Tuesday, January 18

Birthdays related to the spread of Covid in areas with high transmission | Coronavirus

Households with recent birthdays were more likely to test positive for Covid in areas with high infection rates, according to an analysis of nearly 3 million households in the US.

The study, which emanates from health insurance claim data collected in the first 45 weeks of 2020 across the country, was designed to assess the potential risk of small meetings about the spread of Covid-19.

The analysis showed that in places with low Covid prevalence, there was no evidence of an increase in the infection rate in the weeks after birthdays.

But, in areas where the virus was circulating in the community, households with recent birthdays were roughly 30% more likely to have a Covid diagnosis, compared to households with no birthdays.

In other words, in counties with high Covid transmission, households with recent birthdays averaged 8.6 more cases per 10,000 people than households in the same counties without a birthday.

But the effect was even more acute when it came to a child turning a birthday, with an increase of 15.8 Covid cases per 10,000 people in the two weeks after a child’s birthday, compared to cases in families without birthday. In households with an adult birthday, the increase was an additional 5.8 cases per 10,000, according to the study published in the journal JAMA Internal Medicine.

The authors focused on birthdays as it was one of the key pieces of information that can be gleaned from insurance claims data and because it is an event where people could break Covid’s policies on meeting with other people inside, suggested study author Anupam Jena. , physician and associate professor of health policy at Harvard Medical School.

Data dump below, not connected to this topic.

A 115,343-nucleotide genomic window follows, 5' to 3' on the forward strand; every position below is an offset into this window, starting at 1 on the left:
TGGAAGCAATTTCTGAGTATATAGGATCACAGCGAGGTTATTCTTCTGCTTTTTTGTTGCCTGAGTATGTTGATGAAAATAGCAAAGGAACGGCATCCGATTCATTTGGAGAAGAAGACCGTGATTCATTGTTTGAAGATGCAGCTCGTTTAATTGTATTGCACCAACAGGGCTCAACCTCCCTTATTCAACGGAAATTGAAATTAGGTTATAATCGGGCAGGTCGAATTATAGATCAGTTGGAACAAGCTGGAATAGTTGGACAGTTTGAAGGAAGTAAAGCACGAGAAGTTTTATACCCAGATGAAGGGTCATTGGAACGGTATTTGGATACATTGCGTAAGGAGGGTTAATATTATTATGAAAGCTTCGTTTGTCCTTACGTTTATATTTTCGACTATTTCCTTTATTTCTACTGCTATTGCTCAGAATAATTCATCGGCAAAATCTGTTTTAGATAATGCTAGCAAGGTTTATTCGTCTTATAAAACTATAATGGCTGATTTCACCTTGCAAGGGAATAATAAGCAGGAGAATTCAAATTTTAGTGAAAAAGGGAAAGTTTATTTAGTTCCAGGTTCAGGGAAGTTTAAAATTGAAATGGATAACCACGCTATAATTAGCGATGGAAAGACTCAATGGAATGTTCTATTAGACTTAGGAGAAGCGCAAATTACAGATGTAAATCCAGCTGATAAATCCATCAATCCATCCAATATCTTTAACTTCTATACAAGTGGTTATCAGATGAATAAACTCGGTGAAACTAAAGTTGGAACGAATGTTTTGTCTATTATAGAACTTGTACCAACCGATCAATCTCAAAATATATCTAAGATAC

To complicate matters, the US response to the threat from the virus causing Covid-19 has not been uniform across the country, with a set of mask-wearing restrictions and policies imposing (and alleviating) local, regional, and state levels, further complicated by differences in socioeconomic, political, occupational, and ethnic diversity.

But as lead author Dr. Christopher Whaley, a policy researcher at Rand Corp, noted: “Everybody has a birthday at some point in the year.”

The authors acknowledged that they did not know whether the households had celebrated birthdays, but that the dates of birth were used as an indicator of social gatherings and in-person holidays.

In areas where there was shelter in place [stay at home] policies, Jena said they hoped there would be no “birthday effect.” However, the analysis suggested that even in such areas, the birthday effect was in line with places without such policies.

“It certainly suggests that people were not adhering to shelter-in-place policies for this particular type of event.”

The analysis also highlights that many refuge-in-place requests were directed at large formal gatherings, Whaley said. “I think it’s natural not to think that your family or friends could give you a horrible disease, so maybe let your guard down a bit.”


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